As with many mental health disorders, the cause may be related to your environment, personality, genetics, or chemical makeup. Complicated grief occurs more often in women and particularly those of an older age. Outside these factors, other circumstances may increase a person’s risk of experiencing complicated grief, including:

  • The death was shocking, unexpected, violent, or premature
  • There was more than one death in a short period of time
  • You witnessed the death or suffering with the deceased (as with a long illness)
  • You had a close or dependent relationship to the deceased person
  • Social isolation or loss of a support system or friendships
  • Past history of depression, separation anxiety, or post-traumatic stress disorder (PTSD)
  • Traumatic childhood experiences, such as abuse or neglect
  • Other major life stressors, such as major financial hardships

Seeking Help

Just as with any other mental health concern, it’s best to seek professional support and care when dealing with complicated grief. If you find that you or a loved one have been unable to make distinct progress toward integrated grief and that your grief feelings are intensifying (no matter how long it’s been), consider whether now is the time to seek help so that you can come to terms with your loss and reclaim a sense of acceptance and peace.

At first, you may think you can handle things, but over time, complicated grief can affect you physically, mentally, and socially. Without the proper treatment, complications could arise, including:

  • Depression
  • Suicidal thoughts or behaviors
  • Anxiety, including PTSD
  • Significant sleep disturbances
  • Increased risk of physical illness, such as heart disease, cancer, or high blood pressure
  • Long-term difficulty with daily living, relationships, or work activities
  • Alcohol, nicotine use, or substance abuse

At this point in time, it’s not clear how to prevent complicated grief. However, counseling and grief therapy soon after the loss (especially for those in an at-risk group) is thought to help curb the severity of complicated grief and put you on the path to healing.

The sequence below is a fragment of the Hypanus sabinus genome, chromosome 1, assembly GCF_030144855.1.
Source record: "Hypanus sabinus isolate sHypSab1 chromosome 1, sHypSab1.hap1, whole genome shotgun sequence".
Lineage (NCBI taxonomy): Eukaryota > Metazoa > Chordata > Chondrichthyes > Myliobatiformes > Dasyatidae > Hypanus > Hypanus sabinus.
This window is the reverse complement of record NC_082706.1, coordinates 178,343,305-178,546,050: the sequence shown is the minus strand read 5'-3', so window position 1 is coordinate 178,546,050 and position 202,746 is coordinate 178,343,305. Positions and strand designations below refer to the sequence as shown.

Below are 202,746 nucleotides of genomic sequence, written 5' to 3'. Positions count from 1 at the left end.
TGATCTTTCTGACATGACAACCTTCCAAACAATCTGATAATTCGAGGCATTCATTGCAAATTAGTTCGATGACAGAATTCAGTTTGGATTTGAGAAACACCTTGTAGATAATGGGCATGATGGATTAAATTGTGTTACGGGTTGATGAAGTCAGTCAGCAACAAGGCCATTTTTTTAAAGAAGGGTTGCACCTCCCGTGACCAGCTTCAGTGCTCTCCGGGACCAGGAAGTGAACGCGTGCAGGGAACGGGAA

What Can Family and Friends Do to Help?

Because those suffering from complicated grief are susceptible to additional complications like depression, anxiety, or sleep issues, the best option is to speak with a professional, who can act as a guide through the entire journey toward recovery.

However, as family and friends, you can do something to help!

Offer your full and loving support to the person dealing with complicated grief. Be there to talk. Be encouraging. Bring small gifts or tokens of your love. Actively listen and don’t interrupt. Plan positive activities, like taking a walk or doing something they’ve always enjoyed.

They don’t need you to try to fix them; they need you to accept them where they are right now. Be there for them. Realize that complicated grief is difficult on both of you and the road to recovery may be long and difficult. But it is achievable! When we do the work of grief, we can find a way to reconcile ourselves to loss and find new hope and meaning for the future.

How to Talk to Children About Euthanizing a Pet

By Grief/Loss, Pets